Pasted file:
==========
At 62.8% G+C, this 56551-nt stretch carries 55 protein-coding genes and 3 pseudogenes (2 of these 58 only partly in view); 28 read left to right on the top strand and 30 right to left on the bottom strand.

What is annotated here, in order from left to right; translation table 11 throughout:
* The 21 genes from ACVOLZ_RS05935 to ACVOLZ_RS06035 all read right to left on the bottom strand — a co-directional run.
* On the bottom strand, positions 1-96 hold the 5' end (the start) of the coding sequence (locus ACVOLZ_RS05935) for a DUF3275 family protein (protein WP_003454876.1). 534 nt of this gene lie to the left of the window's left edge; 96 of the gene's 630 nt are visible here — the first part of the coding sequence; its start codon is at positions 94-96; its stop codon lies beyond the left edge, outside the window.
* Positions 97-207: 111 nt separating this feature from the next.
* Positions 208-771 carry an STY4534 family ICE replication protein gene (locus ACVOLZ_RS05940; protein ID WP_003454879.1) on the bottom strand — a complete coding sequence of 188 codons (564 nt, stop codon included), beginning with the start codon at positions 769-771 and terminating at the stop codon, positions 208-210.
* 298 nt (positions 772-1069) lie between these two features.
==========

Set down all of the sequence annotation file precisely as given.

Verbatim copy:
At 62.8% G+C, this 56551-nt stretch carries 55 protein-coding genes and 3 pseudogenes (2 of these 58 only partly in view); 28 read left to right on the top strand and 30 right to left on the bottom strand.

What is annotated here, in order from left to right; translation table 11 throughout:
* The 21 genes from ACVOLZ_RS05935 to ACVOLZ_RS06035 all read right to left on the bottom strand — a co-directional run.
* On the bottom strand, positions 1-96 hold the 5' end (the start) of the coding sequence (locus ACVOLZ_RS05935) for a DUF3275 family protein (protein WP_003454876.1). 534 nt of this gene lie to the left of the window's left edge; 96 of the gene's 630 nt are visible here — the first part of the coding sequence; its start codon is at positions 94-96; its stop codon lies beyond the left edge, outside the window.
* Positions 97-207: 111 nt separating this feature from the next.
* Positions 208-771 carry an STY4534 family ICE replication protein gene (locus ACVOLZ_RS05940; protein ID WP_003454879.1) on the bottom strand — a complete coding sequence of 188 codons (564 nt, stop codon included), beginning with the start codon at positions 769-771 and terminating at the stop codon, positions 208-210.
* 298 nt (positions 772-1069) lie between these two features.